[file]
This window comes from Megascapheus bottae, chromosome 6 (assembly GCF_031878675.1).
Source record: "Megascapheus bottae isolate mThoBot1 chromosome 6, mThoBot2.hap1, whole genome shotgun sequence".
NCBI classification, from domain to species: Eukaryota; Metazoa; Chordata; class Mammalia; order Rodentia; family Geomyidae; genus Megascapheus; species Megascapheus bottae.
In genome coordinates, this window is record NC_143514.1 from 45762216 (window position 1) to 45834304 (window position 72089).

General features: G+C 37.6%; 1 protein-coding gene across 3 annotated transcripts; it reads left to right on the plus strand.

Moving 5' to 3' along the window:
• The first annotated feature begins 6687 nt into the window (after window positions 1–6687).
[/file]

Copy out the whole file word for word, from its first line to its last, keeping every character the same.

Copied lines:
This window comes from Megascapheus bottae, chromosome 6 (assembly GCF_031878675.1).
Source record: "Megascapheus bottae isolate mThoBot1 chromosome 6, mThoBot2.hap1, whole genome shotgun sequence".
NCBI classification, from domain to species: Eukaryota; Metazoa; Chordata; class Mammalia; order Rodentia; family Geomyidae; genus Megascapheus; species Megascapheus bottae.
In genome coordinates, this window is record NC_143514.1 from 45762216 (window position 1) to 45834304 (window position 72089).

General features: G+C 37.6%; 1 protein-coding gene across 3 annotated transcripts; it reads left to right on the plus strand.

Moving 5' to 3' along the window:
• The first annotated feature begins 6687 nt into the window (after window positions 1–6687).